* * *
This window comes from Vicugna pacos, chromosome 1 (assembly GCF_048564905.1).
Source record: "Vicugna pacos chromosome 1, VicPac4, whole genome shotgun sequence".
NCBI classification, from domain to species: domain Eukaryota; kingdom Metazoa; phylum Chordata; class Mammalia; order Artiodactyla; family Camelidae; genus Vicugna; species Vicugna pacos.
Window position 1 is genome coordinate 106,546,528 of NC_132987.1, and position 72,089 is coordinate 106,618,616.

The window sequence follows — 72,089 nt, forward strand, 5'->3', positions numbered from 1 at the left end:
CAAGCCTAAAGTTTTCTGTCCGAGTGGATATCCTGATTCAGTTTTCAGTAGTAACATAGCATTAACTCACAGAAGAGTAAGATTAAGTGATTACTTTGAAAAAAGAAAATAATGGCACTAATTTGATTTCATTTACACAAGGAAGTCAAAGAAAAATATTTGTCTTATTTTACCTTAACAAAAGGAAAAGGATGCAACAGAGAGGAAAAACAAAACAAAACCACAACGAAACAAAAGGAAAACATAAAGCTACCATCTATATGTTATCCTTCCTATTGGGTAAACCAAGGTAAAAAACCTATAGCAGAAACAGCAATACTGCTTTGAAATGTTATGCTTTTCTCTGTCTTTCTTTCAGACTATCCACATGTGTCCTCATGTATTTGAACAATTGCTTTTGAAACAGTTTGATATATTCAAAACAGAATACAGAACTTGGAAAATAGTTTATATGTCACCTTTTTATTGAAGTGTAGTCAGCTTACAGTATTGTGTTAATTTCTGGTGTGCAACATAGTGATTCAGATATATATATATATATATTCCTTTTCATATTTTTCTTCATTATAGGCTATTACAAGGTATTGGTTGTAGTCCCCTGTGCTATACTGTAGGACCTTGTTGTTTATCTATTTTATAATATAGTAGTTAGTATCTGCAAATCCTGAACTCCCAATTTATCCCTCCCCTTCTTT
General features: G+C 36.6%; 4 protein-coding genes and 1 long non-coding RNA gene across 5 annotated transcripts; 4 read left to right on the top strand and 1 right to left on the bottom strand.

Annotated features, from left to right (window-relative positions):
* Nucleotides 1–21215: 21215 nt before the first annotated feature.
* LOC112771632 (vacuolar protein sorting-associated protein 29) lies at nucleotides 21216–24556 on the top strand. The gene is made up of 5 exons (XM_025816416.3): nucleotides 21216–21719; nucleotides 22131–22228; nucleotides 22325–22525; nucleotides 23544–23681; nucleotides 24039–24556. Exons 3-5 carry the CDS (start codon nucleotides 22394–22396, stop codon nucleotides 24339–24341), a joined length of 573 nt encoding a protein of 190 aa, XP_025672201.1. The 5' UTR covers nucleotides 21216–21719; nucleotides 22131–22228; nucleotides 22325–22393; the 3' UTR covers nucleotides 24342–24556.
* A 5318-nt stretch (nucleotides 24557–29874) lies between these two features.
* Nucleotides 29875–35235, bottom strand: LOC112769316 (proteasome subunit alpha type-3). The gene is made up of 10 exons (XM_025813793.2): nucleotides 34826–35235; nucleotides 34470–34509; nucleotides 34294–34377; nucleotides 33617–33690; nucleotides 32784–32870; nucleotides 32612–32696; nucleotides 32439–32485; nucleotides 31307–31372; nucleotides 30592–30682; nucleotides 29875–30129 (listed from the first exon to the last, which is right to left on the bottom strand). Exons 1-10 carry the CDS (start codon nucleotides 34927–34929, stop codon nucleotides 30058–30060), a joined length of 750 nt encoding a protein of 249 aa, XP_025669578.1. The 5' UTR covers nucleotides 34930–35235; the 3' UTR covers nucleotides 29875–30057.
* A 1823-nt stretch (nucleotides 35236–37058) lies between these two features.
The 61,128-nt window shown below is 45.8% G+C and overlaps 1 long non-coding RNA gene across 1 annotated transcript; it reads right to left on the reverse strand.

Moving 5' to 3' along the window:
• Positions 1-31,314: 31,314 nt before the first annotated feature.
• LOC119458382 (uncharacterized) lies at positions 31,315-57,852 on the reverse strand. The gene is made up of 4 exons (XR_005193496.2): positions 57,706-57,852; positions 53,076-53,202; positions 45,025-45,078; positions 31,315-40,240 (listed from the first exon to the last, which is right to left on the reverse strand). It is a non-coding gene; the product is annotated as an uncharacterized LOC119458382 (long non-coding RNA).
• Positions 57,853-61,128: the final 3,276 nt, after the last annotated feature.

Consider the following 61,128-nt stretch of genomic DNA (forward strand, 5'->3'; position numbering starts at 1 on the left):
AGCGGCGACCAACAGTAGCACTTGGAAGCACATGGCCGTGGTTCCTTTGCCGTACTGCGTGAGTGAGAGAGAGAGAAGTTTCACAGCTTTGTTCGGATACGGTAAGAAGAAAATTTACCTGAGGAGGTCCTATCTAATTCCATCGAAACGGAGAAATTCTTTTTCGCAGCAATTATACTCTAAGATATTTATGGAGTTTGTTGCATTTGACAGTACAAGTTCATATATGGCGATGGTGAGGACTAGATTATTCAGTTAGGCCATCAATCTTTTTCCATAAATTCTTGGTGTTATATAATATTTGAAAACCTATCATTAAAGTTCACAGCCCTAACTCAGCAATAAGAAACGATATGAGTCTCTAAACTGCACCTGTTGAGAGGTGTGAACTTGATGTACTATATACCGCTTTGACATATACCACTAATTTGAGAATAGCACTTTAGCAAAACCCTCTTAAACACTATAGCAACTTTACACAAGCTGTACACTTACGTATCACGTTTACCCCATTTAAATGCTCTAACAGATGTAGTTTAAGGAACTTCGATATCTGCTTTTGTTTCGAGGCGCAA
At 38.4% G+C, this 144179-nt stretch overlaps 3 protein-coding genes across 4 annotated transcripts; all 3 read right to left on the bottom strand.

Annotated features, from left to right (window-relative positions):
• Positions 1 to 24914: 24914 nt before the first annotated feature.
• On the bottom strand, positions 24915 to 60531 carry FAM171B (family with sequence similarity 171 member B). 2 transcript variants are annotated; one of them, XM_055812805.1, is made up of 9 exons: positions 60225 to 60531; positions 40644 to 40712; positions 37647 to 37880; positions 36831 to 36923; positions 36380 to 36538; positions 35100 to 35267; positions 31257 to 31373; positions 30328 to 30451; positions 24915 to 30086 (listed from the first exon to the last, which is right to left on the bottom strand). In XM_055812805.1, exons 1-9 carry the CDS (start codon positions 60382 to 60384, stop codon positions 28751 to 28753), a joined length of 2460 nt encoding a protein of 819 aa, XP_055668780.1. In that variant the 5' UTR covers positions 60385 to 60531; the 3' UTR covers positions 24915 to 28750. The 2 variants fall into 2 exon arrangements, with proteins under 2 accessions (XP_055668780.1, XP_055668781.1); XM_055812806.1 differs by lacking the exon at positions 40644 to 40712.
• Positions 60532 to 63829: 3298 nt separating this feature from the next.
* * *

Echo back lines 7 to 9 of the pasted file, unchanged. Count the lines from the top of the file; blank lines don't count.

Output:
General features: G+C 36.6%; 4 protein-coding genes and 1 long non-coding RNA gene across 5 annotated transcripts; 4 read left to right on the top strand and 1 right to left on the bottom strand.

Annotated features, from left to right (window-relative positions):
* Nucleotides 1–21215: 21215 nt before the first annotated feature.